NIL+Portal vs education and graduation

One thing I haven’t seen coming up in most discussions about college athletics and the current insanity is its impact on education and graduation.

As the sports (mostly football and basketball) overtly professionalize and teams become a random, yearly gathering of mercenaries who hop from school to school for $$ and media exposure…

What happens to student athlete graduation rates? I’ve taught and had athletes in my class (decades ago) and it wasn’t great then but at least the U and the PAC had an emphasis on using the college to provide actual education that ended in a high graduation rate.

But when these kids are chasing money through different schools each year where does that go honestly?

Yes, the absurdity of NIL & portal may make it so some student athletes get a bigger paycheck than they are likely to get at the NFL for a year or two which (like Cam) may get them to come back.

But what’s the impact on the remaining 90% who aren’t getting big NIL money but who also don’t have cohesive teams and see everyone running for the door to make more $$ as fast as possible?

We don’t have data for this yet really but I think we are going to see declining academic performance and increased drop out rates parallel the transfer rates and in the end the colleges need to decide if they are in this for education or not. Because as it currently trends I think it’s become clearly about everything but getting a quality education.

This isn’t a U thing…this is a nation wide college integrity thing.

One unforgettable moment from my undergrad years: Professor R.J. Snow talking to a small group of us about our approach to higher education, especially what was then called liberal education: “You have to decide whether to emphasize what you want to do, or who you want to be.”


Ever since our inception in the PAC12 we have had top level GPA and graduation rates> I hope this continues as ther is certainly more to University and life than athletics.


For the people that stay or finish their eligibility at a school, the team’s graduation rates will appear ok. But for the hundreds/thousands that enter the portal and don’t land somewhere OR have to drop a division OR keep jumping, I think education and degrees will significantly decline.

This is a huge worry as the student athlete becomes the mercenary athlete. The loss of recognition that a scholarship has value. And a scholarship to a strong academic school. Now, there are other anecdotes, like Nate Johnson going to Vandy, but that’s not the norm. Of course, those high star athletes making most of the high level NIL dollars - are they really there for an education anyway? Maybe, maybe not. Seems more like a pathway to the NFL.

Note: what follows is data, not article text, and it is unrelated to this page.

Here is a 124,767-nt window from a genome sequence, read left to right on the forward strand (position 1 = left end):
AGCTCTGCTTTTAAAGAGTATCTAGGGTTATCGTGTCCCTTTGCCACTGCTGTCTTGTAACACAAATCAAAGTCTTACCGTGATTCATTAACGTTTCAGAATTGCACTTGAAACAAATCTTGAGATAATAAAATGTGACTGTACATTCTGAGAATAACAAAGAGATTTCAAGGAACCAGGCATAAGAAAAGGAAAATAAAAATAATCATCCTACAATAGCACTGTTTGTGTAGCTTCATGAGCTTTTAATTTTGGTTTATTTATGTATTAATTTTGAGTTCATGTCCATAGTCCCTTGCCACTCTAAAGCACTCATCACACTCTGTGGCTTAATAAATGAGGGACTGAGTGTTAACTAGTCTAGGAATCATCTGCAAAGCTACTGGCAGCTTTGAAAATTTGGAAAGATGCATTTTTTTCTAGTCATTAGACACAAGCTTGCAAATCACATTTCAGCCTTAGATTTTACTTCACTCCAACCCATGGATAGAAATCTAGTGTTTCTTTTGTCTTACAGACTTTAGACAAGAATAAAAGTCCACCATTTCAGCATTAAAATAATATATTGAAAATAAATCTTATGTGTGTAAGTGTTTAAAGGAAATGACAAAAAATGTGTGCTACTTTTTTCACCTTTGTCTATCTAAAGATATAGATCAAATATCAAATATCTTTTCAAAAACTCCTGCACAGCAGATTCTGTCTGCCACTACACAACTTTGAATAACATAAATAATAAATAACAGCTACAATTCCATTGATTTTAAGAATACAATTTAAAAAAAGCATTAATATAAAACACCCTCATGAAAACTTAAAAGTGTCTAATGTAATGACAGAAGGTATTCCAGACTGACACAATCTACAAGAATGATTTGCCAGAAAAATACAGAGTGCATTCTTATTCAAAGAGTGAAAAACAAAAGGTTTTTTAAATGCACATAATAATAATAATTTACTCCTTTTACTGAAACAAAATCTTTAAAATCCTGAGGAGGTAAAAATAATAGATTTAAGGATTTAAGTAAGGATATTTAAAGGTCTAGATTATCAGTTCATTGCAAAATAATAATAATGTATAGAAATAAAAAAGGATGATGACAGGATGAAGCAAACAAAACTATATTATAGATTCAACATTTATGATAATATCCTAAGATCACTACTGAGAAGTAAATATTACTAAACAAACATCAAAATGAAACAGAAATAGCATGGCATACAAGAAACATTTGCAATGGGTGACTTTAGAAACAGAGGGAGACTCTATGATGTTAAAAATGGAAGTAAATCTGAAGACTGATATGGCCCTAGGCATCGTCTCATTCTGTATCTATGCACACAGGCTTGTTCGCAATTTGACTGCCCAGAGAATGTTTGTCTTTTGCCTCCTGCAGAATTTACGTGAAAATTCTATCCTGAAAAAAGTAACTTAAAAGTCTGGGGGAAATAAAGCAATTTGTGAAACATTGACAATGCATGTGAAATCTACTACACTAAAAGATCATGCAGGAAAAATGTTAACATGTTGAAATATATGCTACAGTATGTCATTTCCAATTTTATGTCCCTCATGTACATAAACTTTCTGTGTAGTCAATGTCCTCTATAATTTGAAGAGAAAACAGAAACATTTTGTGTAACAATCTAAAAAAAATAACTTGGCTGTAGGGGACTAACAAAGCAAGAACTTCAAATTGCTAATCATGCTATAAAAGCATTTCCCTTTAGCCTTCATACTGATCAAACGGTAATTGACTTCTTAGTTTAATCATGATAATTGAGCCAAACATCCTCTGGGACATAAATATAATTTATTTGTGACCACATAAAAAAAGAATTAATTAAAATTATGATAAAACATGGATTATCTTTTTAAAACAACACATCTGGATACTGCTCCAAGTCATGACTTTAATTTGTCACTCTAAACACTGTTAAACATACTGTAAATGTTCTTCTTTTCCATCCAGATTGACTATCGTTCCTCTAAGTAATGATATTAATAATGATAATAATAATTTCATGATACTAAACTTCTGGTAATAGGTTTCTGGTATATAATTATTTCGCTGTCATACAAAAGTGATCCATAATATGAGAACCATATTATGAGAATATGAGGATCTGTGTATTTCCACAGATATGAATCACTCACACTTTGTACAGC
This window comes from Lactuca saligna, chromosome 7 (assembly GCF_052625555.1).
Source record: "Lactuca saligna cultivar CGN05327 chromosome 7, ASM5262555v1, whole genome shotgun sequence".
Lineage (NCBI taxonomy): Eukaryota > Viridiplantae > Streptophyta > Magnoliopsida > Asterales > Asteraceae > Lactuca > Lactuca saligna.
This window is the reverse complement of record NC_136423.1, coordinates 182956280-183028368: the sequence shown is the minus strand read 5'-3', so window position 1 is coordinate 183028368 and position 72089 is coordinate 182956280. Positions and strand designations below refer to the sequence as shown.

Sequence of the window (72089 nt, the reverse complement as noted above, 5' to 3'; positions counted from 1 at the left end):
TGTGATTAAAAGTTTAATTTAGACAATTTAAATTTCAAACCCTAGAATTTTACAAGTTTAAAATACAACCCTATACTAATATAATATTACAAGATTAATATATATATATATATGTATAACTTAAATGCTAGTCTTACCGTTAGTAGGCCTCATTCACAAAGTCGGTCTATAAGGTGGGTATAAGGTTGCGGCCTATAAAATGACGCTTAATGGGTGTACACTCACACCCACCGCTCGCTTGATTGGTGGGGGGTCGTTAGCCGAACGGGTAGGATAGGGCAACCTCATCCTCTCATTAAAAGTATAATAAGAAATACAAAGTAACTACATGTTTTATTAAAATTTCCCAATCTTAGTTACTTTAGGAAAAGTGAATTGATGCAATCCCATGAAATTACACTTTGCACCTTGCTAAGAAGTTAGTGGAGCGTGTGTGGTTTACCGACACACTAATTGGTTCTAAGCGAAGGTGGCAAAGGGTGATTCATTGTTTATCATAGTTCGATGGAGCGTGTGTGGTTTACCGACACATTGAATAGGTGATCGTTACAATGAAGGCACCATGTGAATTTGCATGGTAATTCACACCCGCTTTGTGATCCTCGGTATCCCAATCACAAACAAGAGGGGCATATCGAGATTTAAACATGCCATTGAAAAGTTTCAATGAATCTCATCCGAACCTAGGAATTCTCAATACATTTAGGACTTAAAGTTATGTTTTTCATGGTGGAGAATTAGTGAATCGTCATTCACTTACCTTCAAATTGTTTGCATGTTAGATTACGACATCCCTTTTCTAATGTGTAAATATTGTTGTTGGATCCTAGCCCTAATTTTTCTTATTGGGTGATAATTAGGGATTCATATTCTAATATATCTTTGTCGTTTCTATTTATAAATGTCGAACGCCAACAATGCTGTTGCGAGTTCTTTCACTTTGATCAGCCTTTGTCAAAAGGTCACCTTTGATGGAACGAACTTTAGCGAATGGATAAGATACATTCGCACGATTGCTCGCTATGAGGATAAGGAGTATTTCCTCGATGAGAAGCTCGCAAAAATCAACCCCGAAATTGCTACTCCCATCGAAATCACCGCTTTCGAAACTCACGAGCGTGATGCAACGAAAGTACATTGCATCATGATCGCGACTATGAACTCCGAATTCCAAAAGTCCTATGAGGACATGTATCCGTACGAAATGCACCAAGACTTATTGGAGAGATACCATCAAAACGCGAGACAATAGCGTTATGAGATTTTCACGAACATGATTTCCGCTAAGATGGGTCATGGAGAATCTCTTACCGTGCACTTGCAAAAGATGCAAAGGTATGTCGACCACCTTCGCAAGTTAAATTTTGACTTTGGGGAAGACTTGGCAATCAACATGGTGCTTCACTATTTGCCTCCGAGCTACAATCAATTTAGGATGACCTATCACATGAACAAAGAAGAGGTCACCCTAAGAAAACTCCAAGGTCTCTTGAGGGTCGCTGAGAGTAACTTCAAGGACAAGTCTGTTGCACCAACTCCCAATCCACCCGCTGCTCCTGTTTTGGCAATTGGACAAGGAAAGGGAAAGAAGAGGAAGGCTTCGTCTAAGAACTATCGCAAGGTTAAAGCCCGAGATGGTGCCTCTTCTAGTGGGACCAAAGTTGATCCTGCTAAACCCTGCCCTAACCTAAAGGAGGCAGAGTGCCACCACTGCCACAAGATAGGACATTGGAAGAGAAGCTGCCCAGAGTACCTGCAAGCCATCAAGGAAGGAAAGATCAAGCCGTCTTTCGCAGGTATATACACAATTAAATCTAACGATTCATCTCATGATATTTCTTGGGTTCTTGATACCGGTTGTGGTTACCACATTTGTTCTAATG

This reminds me of getting a rhetorical question from a faculty member about athletics: “What does having a football team have to do with the mission of a serious university?

The question is tougher to answer than it was before.

I predict Stanford spends a couple of years trying to make the ACC work, then they might turn the dial down on their FB program. The Portal is tough for Stanford, NIL makes a mockery of their mission. Add in the upcoming travel…

Yep, something’s gonna give in Palo Alto.



In the past, it was a way to let students continue in athletics. Then it grew into bigger money. Lately, sports is more or less a marketing tool to attract students to that university. Now, it’s its own beast that often overshadows the university purpose.

Of course, the academic side of things is broke too, with more emphasis placed on research dollars than quality teaching, at least in STEM (more of a halo effect/afterthought). That is why I eschewed academia and make my living in the private sector.


My answer then was high-level athletics is a marketing engine for the university, and also helps provide opportunities to kids who come from backgrounds where higher education may not be a common aspiration.

Those are still true, but both aspects are coming under pressure with the distorting effects of Portal and NIL, and external political trends that might adversely impact athletics (and certainly will present challenges for the schools who are similarly trying to broaden the American Dream).

Things that offer hope that colleges can withstand the pressures and CFB and other high level athletics can evolve away from the troublesome trends:

  • Athletics is a great distraction from other parts of life that are negative, they unify people across economic class, ethnicity and religion.
  • Realignment, NIL and the Portal might not be sustainable, so there is pressure for the powers that be to address these issues.